Tuesday, 29 December 2009
Friday, 25 December 2009
A number of new laws and changes to existing laws were passed by the Dewan Negara on the last day of its sitting this year. While me are attracted to follow the jokes and acts of our Parliamentarians, what they do could have huge impact on our lives.
Among the new laws that were approved are:
- Labuan Limited Partnership and Limited Liability Partnership Bill
- Labuan Foundation Act 2009
- Labuan Financial Services and Securities Bill
- Labuan Islamic Financial Services and Securities Bill
A number of existing laws were amended as well. Among the interesting ones are changes to the Securities Commission Act to introduce the Audit Oversight Board to enhance the quality of audit in Malaysia.
The changes to the Capital Market and Services Act include making it an offence for directors to cause wrongful loss to listed corporations or to influence the issuance of misleading financial statements.
I am sure more discussions on the new laws would happen in the new year, particularly among the people involved in the areas affected by the new laws such as directors and auditors.
Tuesday, 22 December 2009
Saturday, 19 December 2009
Should our education system cater for our immediate needs or prepare our future generation for future challenges?
That was one of the issues raised by Tan Sri Dzulkifli Abdul Razak, the Vice-Chancellor of USM at a forum on sustainability at the 8th Asian Academy of Management International Conference in Kuantan yesterday. He argues that education is about preparing for the future so that we could continue to enjoy meaningful life. In doing so, leadership of universities should stand up and do the right thing rather than conceding to the demands from politicians and industrialists who may not have our long term interest in mind.
Tan Sri Dzulkifli also make a point about the need to address the sustainability issues and ensuring a mode balance distribution of wealth among the world's population. At the end of the day we need to re-learn to be human.
As a co-panellist, I discussed my perception about business and the need for business to add value and manage the changing environment. To me, the collapse of the global financial system was mainly driven by greed and the only way forward is to address this issue. However, developed countries do not want to accept the fact that we have ignored the fundamentals of being human.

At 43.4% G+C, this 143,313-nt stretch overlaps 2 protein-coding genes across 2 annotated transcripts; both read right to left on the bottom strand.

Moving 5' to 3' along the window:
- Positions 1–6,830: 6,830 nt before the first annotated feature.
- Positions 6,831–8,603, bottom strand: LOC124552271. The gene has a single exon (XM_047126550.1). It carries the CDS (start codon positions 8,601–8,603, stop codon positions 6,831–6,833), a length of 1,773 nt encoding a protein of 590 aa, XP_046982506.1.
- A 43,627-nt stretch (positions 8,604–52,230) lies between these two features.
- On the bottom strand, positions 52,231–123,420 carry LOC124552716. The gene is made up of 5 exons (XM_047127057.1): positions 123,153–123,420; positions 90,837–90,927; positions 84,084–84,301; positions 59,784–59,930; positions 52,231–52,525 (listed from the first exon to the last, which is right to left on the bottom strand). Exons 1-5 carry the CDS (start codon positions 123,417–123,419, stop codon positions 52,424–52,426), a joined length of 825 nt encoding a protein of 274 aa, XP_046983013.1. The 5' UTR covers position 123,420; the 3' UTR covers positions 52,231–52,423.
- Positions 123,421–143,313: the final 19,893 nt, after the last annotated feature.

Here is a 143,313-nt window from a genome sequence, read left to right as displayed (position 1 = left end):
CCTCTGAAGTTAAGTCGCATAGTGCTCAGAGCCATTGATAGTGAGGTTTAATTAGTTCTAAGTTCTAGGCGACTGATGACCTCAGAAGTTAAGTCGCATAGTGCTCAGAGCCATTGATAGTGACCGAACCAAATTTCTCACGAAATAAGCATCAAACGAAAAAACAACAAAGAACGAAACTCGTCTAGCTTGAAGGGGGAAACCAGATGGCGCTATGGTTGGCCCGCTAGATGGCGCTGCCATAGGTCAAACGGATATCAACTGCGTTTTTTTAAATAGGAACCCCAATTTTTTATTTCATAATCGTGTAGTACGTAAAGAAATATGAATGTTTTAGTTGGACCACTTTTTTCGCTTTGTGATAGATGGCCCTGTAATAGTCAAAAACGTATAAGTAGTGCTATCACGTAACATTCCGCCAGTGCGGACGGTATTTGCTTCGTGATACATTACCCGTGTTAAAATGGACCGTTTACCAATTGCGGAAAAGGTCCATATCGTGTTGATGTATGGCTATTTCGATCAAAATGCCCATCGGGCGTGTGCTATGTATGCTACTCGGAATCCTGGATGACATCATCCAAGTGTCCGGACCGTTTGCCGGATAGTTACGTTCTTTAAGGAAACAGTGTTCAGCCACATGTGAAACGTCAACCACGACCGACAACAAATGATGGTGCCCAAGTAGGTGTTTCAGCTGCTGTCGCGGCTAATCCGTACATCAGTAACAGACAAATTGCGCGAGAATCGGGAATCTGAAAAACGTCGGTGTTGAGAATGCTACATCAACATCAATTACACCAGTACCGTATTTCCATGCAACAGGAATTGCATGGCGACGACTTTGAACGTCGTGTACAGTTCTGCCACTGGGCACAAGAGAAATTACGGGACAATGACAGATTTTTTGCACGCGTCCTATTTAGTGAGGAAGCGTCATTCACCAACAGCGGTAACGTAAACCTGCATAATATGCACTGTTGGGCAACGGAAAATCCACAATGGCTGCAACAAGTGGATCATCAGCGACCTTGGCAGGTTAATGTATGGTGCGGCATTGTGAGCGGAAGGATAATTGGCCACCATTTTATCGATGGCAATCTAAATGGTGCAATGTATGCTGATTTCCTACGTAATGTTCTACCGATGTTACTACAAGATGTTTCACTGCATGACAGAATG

I also touched about form over substance, that we are obsessed to demonstrate conformance and missing the meaning of our effort. My sharing how different institutions react to change, I strongly propose for a meaningful civil society to be nurtured in Malaysia to provide a check and balance against business which may not be concern about our long term sustainability.
Wednesday, 16 December 2009
Friday, 11 December 2009
Change is something that scare a lot of people. It also does not make sense when people are comfortable with the present status.
As a country, we are losing our competitive edge quickly and competing in knowledge-driven economy requires different sources of competitiveness and human resource. As the services sector becomes more prominent in driving economic growth, the competition in getting the right brain as source of competitiveness would be more intense.
These are some of the issues highlighted in my presentation as a key note speaker at the forum on Innovation and Change for Business Sustainability organised by the Graduate School of Business, Universiti Sains Malaysia at the university in Penang this week.
Other panellists are Professor Chris Patel from the Department of Accounting and Finance, Macquarie University, Australia; Krishna Singh, Director of Strategic Programs, Service Science, IBM Almaden Research Center, Tan Sri Tengku Mahaleel Tengku Ariff, Executive Chairman, Tien Wah Press Holdings Berhad and Dr Zinaida Fadeeva, Director of Strategy, United Nations University Institute of Advanced Studies, Japan.
Thursday, 10 December 2009
Sunday, 6 December 2009
Today The Ministry of Tourism organises a mass dancing event showcasing the so called "Tarian Cuti-Cuti 1Malaysia" or 1Malaysia holiday dance at Dataran Merdeka. This consists of a number of dances rooted from the diverse Malaysian ethnic groups, reflecting the cultural diversity and harmony of Malaysia.
While not officially stated, some may argue this is a response to the cultural competitiveness between Malaysia and Indonesia. In fact, Poco-Poco, a popular Indonesian dance is also very popular in Malaysia. So, could this 1Malaysia dance a direct response to the popularity of Poco-Poco?
Promoting 1Malaysia Holiday Dance is one effort in shaping the future culture among Malaysians, especially in promoting inter-ethnic understanding. Could similar effort be used to combat social ills such as corruption?
Maybe it is time for Saya Benci Rasuah or I Hate Corruption dance to be introduced in Malaysia? Part of Cuti-Cuti 1Malaysia dance series?